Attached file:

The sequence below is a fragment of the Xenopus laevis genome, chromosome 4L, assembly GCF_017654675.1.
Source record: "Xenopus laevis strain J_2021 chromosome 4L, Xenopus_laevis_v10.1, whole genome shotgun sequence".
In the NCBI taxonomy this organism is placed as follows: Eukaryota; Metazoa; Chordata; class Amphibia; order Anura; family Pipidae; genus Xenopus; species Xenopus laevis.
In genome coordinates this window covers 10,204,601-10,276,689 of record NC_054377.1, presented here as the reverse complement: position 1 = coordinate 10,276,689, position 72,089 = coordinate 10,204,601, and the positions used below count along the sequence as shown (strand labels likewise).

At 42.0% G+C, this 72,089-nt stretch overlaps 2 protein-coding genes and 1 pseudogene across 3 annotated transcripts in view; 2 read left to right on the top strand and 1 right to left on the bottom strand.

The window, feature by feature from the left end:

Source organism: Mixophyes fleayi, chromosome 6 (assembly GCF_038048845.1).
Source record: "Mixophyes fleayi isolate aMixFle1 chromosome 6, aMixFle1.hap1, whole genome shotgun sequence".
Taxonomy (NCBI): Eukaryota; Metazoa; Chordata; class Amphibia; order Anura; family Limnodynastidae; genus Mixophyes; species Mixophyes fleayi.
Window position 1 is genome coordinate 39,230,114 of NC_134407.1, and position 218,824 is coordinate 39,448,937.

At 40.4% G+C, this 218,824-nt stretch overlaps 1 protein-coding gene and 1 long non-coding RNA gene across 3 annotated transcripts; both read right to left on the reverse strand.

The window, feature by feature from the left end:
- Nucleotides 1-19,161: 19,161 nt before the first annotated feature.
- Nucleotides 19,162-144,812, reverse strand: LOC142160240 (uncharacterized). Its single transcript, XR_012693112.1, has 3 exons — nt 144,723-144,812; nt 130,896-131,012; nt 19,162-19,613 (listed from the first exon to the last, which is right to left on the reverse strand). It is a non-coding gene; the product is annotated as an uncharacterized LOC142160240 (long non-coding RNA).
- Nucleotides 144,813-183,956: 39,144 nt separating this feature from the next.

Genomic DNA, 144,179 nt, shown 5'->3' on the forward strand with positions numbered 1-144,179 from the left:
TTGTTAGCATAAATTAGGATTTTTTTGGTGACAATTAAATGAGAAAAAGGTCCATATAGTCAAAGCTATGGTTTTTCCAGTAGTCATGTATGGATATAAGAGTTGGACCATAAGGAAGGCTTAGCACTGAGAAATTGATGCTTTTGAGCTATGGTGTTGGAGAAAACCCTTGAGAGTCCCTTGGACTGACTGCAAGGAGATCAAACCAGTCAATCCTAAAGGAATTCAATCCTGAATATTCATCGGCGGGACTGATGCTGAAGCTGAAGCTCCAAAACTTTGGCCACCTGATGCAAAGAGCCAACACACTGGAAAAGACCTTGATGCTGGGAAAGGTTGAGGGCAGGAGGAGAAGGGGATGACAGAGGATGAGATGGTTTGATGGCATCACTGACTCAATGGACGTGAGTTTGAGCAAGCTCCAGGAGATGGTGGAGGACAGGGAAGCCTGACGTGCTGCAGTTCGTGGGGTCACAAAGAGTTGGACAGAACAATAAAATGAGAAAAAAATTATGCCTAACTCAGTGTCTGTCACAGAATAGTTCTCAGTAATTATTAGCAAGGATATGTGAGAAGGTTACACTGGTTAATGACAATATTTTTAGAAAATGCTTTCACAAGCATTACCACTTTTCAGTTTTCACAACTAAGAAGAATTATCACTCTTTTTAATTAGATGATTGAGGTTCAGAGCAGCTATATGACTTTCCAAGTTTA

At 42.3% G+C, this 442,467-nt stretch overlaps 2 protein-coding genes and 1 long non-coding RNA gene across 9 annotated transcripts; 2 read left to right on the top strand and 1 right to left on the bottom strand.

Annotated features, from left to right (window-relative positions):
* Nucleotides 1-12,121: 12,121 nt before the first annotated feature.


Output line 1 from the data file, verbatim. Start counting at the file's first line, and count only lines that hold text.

The sequence below is a fragment of the Xenopus laevis genome, chromosome 4L, assembly GCF_017654675.1.